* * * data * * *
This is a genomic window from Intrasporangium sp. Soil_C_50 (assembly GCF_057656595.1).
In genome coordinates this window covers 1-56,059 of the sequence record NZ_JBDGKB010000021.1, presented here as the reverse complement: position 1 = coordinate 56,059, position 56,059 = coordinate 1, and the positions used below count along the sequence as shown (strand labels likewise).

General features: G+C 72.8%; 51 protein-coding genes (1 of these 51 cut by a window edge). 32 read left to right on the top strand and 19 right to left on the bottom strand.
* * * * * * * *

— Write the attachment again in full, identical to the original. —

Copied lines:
This is a genomic window from Intrasporangium sp. Soil_C_50 (assembly GCF_057656595.1).
In genome coordinates this window covers 1-56,059 of the sequence record NZ_JBDGKB010000021.1, presented here as the reverse complement: position 1 = coordinate 56,059, position 56,059 = coordinate 1, and the positions used below count along the sequence as shown (strand labels likewise).

General features: G+C 72.8%; 51 protein-coding genes (1 of these 51 cut by a window edge). 32 read left to right on the top strand and 19 right to left on the bottom strand.